I love chicken. I love roast chicken. I love roasted vegetables. Awhile ago, I found a recipe for a very, very simple roasted chicken. Since then, I have been experimenting. I have been complicating the simple recipe to yield results that I deem perfect. I’ve been playing with cooking times, weights, pots, and side vegetables.
Tonight’s compilation includes one roast chicken roasted in my cast iron skillet. It will be served with roasted vegetables roasted in a cast iron pan followed by toasted french bread.
Coming home, after a 45 minute drive in stop and go traffic is not the high point of my day. It’s such a drag for me that I often feel overwhelmed by doing the next task: cooking dinner. My husband lamely claims he can burn water, as if that’s a viable excuse to get him out of what he deems an arduous task. It usually works, though, because I see our trade offs in car maintenance versus food preparation. I prepare the food, because it’s important to me and I enjoy it. He maintains our cars because he knows how, doesn’t like other people fixing things he can fix, wants to save a buck, and I do believe he enjoys it no matter his complaints about what stupid thing an engineer did.
Generally, I love cooking. But, after an 8 hour day, navigating the 4 year olds mood swings, and then driving in traffic: I detest the thing I love: cooking.
Last night, I decided we were going to have Beef Stroganoff for dinner. Our OGC order came in. Luscious, beautiful produce. Let us learn from last year’s mistakes: order simply and use it all up. My pound of lovely crimini mushrooms… what shall I do? Last night they were turned into a sort of lamb-bok choy-carrot stir fry/stew. I had about half a pound left. What do do? Ooh, some of that lovely Taylor-Made ground beef stroganoff! Yum! Delish!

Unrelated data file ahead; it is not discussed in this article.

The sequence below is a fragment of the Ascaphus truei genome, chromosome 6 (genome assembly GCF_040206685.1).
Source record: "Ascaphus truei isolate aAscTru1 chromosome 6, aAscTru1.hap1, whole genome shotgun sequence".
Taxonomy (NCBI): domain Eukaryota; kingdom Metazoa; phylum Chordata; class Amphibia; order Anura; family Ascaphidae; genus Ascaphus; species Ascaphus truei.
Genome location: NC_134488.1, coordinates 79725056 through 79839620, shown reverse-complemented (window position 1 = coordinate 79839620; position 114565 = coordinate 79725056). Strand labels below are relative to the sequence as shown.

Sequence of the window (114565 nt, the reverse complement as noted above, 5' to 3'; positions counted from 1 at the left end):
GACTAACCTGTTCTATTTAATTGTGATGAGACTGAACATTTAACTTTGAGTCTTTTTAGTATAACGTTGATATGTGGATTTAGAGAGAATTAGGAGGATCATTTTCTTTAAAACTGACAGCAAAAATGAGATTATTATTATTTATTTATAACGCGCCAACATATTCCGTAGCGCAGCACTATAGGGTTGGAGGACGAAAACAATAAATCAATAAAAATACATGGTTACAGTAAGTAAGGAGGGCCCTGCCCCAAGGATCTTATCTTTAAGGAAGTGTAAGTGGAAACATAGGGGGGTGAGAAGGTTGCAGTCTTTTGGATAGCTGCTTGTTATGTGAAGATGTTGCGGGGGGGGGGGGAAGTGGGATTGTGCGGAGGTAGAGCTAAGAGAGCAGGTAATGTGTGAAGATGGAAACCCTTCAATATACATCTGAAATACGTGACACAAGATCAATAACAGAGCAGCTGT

The task, although sounding so delectable is waived off into procrastination when I see what must be done when I get home. My husband doesn’t see food “mess” the way I do. He had toast, made juice and left his pants on the table. I took a deep breath and asked first for him to put away the food he used this afternoon and last night. I cannot cook in a kitchen that is not tidy. I then asked him if he could please remove his boxers and pants from the dining room table. I was happy I worded it in a way he heard the silliness. He removed them and put things away. (Note: the pants and boxers were clean and on the table as a dropping off point from the bike-to-bag-to table unloading.)
Okay, but now I have to coooooook? Okay, Stroganoff. Ketchup is the surprise, simple is my pleasure. What to do? This is what I did. Excitement mounted. It was good.